Several studies have investigated the effect of persistent antigen on the CD8 T cell population following vaccination with adenoviral vectors.29,30 It is well established that low-level persistent antigen can stimulate T cells without causing exhaustion. This phenomenon, known as memory inflation has been studied in both murine Cytomegalovirus and Ad infections.29,31,32,33 Moreover, previous work has shown that antigen encounter in the lung is required for establishment of CD8 TRM.34,35,36 Importantly, genomic material from adenoviruses and adeno-vectors persists in the tissue after immunization, in some cases up to a year post injection.30,37 In the present study, we confirmed persistence of the NP antigen by immunofluorescence microscopy in lungs 110 days after AdNP vaccination (Fig. S4). However, the effect of this low-level antigen persistence on lung TRM has never been studied. To investigate this, we utilized a Nur77GFP reporter mouse to visualize antigen-dependent CD8 T cell stimulation in vivo. The Nur77-GFP signal is transient and quickly lost after withdrawal of antigen stimulation, making the readout of GFP in Nur77GFP mice a useful tool to investigate if lung TRM have recently encountered their cognate antigen. Nur77GFP mice were primed with x31 or AdNP and 45 or 90 days later BAL, lungs, and spleens were isolated and Nur77 expression analyzed. As illustrated, there is a significantly higher proportion of Nur77+CD69+ cells among the DbNP366+ CD8 T cells in the lungs and airways of AdNP mice at day 45 (Fig. 2a, b), compared with x31 mice. The frequency of Nur77+CD69+ decreases in both groups at day 90, however, we still find significantly more Nur77+CD69+ T cells in the lung TRM of AdNP vaccinated mice There is no difference in the frequency of Nur77+ cells between x31 and AdNP mice when expression was analyzed based on TRM expression of CD69 and CD103 (data not shown).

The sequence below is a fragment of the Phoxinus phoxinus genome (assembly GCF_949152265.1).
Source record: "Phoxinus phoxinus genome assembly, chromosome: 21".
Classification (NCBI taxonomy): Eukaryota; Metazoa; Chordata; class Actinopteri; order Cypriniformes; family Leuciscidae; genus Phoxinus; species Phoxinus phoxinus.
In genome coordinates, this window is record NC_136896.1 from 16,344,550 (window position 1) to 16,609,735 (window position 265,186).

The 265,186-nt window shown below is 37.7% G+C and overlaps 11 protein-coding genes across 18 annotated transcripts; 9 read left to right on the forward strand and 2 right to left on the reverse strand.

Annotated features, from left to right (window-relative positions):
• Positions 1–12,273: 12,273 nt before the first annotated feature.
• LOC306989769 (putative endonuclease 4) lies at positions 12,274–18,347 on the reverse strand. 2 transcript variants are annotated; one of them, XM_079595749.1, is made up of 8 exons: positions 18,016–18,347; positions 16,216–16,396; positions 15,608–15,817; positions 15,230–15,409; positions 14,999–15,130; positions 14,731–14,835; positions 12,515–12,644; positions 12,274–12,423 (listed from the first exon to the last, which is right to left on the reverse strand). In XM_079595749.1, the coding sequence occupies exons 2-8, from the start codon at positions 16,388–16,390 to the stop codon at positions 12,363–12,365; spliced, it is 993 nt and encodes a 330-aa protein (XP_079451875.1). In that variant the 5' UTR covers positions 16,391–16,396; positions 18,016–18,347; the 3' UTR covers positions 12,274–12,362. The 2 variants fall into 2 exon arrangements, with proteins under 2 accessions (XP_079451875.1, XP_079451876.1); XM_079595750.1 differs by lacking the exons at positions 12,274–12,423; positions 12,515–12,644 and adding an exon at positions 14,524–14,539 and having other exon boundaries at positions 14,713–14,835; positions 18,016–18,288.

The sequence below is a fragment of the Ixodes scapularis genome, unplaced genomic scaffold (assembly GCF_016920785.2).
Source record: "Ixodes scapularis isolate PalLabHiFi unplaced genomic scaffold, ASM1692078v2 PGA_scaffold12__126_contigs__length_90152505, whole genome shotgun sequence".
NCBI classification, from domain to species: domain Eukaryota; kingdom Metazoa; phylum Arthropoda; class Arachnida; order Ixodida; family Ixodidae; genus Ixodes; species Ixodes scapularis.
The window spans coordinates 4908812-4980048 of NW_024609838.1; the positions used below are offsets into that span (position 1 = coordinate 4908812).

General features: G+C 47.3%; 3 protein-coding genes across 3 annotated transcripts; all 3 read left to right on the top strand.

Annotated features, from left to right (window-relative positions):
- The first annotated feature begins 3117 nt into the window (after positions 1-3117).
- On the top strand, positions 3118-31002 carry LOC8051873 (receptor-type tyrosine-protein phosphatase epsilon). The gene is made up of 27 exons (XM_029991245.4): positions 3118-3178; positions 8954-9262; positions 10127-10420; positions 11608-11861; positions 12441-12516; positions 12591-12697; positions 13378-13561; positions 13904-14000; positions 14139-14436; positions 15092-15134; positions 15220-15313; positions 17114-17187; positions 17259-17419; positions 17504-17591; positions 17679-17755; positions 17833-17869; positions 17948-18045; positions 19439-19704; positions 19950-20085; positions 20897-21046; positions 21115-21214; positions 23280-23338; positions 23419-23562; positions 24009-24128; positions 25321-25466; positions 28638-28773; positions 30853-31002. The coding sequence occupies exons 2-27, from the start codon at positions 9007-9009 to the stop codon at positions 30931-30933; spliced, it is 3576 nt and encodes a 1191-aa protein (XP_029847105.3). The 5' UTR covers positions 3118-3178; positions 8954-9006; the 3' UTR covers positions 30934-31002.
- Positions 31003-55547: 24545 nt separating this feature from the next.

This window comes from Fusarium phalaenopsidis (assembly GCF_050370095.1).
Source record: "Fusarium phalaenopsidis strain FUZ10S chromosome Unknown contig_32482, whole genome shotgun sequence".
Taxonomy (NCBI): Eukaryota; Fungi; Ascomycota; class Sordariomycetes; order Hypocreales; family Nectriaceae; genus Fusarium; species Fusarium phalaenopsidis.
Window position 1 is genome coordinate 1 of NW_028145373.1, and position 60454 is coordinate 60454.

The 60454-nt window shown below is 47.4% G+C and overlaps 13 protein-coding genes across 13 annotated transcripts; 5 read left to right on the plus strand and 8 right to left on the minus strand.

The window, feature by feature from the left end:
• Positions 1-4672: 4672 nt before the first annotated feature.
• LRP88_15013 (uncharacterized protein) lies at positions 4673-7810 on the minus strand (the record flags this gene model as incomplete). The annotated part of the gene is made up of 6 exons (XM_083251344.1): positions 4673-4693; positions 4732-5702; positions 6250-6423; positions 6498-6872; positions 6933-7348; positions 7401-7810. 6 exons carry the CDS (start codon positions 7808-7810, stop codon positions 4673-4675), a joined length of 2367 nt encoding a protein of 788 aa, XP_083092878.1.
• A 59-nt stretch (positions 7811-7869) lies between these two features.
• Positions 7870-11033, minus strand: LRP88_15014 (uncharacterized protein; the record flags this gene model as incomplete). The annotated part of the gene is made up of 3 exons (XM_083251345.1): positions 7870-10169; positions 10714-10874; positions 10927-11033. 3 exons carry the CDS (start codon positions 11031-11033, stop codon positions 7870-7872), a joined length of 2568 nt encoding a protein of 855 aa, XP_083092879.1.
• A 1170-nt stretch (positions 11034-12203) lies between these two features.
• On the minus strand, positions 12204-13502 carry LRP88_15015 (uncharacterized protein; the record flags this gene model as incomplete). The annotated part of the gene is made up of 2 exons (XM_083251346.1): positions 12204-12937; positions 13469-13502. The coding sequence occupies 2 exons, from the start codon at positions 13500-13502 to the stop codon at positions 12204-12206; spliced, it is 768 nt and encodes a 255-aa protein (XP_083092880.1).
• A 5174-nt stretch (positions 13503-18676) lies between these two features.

Chronic PD-1 expression is believed to reflect ongoing antigen stimulation in TRM populations1,38; therefore, we examined PD-1 expression on CD8 lung TRM as an additional indicator of persistent antigen stimulation (Fig. 2c, d). The majority of the DbNP366+ T cells in the BAL and lung of AdNP primed mice expressed PD-1 at day 60 and the proportion of CD69+PD-1+ cells was significantly higher in lungs and BAL of AdNP vaccinated mice compared with cells from x31 primed mice. PD-1 expression in AdNP mice was maintained until the last time point studied (day 275, data not shown). Since prolonged PD-1 expression can indicate a state of T-cell exhaustion,39 it is important to stress that CD8 TRM in AdNP vaccinated mice still show protection from PR8 challenge up to 255 days p.v. (Fig. S2). To directly address possible concerns regarding the functional relevance of PD-1+ expression on the airway T cells, the cellular response and its protective capacities after AdNP immunization were evaluated in PD-1−/− mice (Fig. S3). We found no significant difference in the numbers of DbNP366+ TRM, nor was there a significant difference in viral titers in the lungs 5 days after PR8 challenge compared with wild-type mice. We also examined TIM-3 expression, as TIM-3 has also been implicated in an exhausted T-cell phenotype.40 DbNP366+ cells in AdNP immunized mice had little to no expression of TIM-3 (data not shown).